Setaria corrugata

(Elliott) Schult.
Common names: Coastal bristlegrass
Treatment appears in FNA Volume 25. Treatment on page 552.

Plants annual. Culms to 100 cm; nodes hispid, hairs appressed. Sheaths glabrous or pilose, margins ciliate distally; ligules about 1 mm, ciliate; blades 15-30 cm long, 4-7 mm wide, flat, scabrous or pubescent. Panicles 3-15 cm, densely spicate; rachises rough hispid and sparsely villous; bristles 1-3, 5-15 mm, flexible, antrorsely scabrous. Spikelets about 2 mm, turgid. Lower glumes 1/3 – 1/2 as long as the spikelets, 3-5-veined; upper glumes about 3/4 as long as the upper lemmas, 5-7-veined; lower lemmas equaling the upper lemmas; lower paleas 3/4 as long as the lower lemmas, hyaline; upper lemmas very coarsely and transversely rugose; upper paleas similar to the upper lemmas. 2n = unknown.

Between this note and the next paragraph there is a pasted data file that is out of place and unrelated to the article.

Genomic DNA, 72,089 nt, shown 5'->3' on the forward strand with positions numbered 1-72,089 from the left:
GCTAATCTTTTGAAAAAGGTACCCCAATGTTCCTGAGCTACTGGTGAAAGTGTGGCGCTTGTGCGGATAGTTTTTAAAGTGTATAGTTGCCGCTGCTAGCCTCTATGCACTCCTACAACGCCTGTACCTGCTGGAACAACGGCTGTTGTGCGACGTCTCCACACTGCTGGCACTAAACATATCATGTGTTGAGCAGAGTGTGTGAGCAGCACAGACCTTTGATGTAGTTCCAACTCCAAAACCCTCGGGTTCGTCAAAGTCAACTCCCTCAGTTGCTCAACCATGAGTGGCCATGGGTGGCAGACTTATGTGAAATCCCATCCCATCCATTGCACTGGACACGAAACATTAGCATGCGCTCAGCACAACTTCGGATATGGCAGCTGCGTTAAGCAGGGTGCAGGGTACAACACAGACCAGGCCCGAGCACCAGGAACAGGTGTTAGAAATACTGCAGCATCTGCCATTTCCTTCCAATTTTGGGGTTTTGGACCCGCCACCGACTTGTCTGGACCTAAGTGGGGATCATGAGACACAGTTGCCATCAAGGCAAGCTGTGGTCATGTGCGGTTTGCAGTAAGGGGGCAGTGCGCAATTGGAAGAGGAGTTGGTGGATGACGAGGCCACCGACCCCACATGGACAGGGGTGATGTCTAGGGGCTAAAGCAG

Ga., Tex., La., Ala., N.C., S.C., Miss., Fla.


Setaria corrugata grows in pinelands and cultivated fields along the southeastern coast of the United States. It is also found in Cuba and the Dominican Republic. Superficially, it resembles S. viridis, but is easily distinguished from that species by its coarsely rugose ("corrugated") lower lemmas.

Selected References


Lower Taxa